The damage to neuronal cells and connections in Parkinson’s disease is associated with the abnormal accumulation of a neuronal protein denominated alpha-synuclein. We have developed powerful simulations programs and utilizing Supercomputer center at UCSD we have modeled the abnormal ?-synuclein. Utilizing this state of the art approach we developed and synthesized a series of new compounds that hold the promise for the treatment of Parkinson’s Disease by blocking alpha-synuclein.
The main objective will be to investigate in a pre-clinical model of Parkinson’s disease the beneficial effects of the alpha-synuclein blocking developed at UCSD and Neuropore Therapies. For this purpose, we will at first investigate the time course and dose response for the compound distribution in blood and in the brain in the pre-clinical model. Based on this information the ideal two doses will be selected for a more comprehensive study in our genetic pre-clinical model of Parkinson’s disease. The model will be evaluated for beneficial effects of the compound compared to control on motor and memory tests. Then we will investigate the effects of the compound at rescuing the neuronal connections and at blocking the accumulation of alpha-synuclein.
Relevance to Diagnosis/Treatment of Parkinson’s Disease:
Most treatments available for Parkinson’s disease are Symptoms & Side Effects, however no therapies exist that will control or stop the progression of the disease. Since the compounds we discovered are designed to block the accumulation of toxic alpha-synuclein aggregates they have the potential of slowing the disease allowing recovery. The compounds we propose to test represent a “disease modifying” therapy for Parkinson’s disease.
The main objective will be to obtain proof-of concept in an animal model of Parkinson’s Disease for the therapeutical effects of our ?-synuclein blocking compound. We will investigate if our compound reduces the parkinson’s like behavior and accumulation of toxic proteins in the brain. This study will provide information for the dose and time course for treatment. Most drugs fail because they can’t get into the brain. The information obtained by this study is critical in demonstrating the effective concentration of the drug and its capacity to cross into the brain.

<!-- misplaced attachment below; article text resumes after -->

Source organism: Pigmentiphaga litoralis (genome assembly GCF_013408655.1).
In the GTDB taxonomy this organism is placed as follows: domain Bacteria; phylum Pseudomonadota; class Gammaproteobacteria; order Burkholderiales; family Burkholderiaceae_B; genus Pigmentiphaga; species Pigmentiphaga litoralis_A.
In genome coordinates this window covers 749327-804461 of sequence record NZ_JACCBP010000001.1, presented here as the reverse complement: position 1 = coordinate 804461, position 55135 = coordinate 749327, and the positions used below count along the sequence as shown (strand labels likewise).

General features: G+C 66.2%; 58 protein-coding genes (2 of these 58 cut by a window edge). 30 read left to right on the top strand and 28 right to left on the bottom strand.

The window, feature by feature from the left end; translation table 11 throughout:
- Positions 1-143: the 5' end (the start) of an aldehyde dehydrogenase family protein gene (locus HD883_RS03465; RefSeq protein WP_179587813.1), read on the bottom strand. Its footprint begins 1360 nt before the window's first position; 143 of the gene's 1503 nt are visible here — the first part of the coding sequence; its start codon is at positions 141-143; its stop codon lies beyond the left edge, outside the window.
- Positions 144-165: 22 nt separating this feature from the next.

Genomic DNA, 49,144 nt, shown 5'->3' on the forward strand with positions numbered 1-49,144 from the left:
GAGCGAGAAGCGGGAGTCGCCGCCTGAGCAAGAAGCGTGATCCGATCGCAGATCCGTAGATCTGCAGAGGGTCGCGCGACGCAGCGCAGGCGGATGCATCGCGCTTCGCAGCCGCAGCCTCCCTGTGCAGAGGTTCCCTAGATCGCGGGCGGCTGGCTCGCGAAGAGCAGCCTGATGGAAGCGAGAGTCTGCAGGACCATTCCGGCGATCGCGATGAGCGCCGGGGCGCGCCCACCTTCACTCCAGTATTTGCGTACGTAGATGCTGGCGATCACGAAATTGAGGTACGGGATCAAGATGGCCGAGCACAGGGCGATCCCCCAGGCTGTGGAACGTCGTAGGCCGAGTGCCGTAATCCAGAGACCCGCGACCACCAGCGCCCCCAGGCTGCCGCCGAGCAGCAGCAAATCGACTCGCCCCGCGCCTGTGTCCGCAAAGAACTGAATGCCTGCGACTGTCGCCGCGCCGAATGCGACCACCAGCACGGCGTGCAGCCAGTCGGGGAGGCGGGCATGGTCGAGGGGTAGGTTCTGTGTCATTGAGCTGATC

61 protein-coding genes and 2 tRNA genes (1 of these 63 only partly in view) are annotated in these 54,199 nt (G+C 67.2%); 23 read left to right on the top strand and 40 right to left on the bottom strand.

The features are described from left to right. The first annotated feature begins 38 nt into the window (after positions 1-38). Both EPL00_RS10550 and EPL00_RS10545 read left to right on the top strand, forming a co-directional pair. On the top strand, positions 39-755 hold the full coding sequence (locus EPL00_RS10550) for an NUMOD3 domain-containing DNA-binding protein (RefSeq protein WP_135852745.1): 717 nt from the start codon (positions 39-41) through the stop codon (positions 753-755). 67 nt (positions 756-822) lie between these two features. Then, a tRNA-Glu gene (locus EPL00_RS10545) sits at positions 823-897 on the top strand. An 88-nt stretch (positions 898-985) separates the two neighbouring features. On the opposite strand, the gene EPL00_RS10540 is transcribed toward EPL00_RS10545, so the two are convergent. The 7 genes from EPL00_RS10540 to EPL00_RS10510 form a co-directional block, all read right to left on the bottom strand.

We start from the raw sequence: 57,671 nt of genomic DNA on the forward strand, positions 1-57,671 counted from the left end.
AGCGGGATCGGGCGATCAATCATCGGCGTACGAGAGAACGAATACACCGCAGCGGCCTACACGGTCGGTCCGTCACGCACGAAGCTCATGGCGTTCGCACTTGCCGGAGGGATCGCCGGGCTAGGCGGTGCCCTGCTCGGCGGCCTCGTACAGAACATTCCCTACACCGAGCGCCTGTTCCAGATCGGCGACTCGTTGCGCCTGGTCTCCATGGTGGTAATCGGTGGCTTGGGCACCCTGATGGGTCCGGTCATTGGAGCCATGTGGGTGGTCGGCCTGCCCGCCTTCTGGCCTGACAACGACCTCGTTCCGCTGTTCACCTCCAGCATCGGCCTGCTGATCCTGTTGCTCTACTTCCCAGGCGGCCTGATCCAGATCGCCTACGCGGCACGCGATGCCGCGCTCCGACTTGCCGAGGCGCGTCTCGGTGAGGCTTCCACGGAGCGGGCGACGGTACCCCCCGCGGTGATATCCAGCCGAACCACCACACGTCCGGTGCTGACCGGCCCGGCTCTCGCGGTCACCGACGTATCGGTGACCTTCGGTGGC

NPT-100-18A (AKA IIPP-1), was designed to bind to a critical binding region of alpha-synuclein. Preliminary in vivo assessments demonstrated that NPT-100-18A administration lowers a-synuclein levels and improve motor performance in a transgenic model of Parkinson’s disease. The project objectives were to (Year 1) evaluate the PK properties of NPT-100-18A, and (Year 2) to conduct in vivo efficacy studies with motor behavioral performance, biochemical and neuropathological endpoints.
Year 1 PK evaluations demonstrated no safety issues with NPT-100-18A and provided information regarding doses to use in Year 2 studies. In vivo efficacy studies conducted in Year 2 demonstrated that NPT-100-18A (10 & 20 mg/kg) improved motor measures and normalized neuropathology in a pre-clinical model of Parkinson’s disease. Taken together, the project study results support further evaluation of compounds (like NPT-100-18A) targeting a-synuclein as a therapeutic strategy for synucleinopathy disorders including Parkinson’s disease.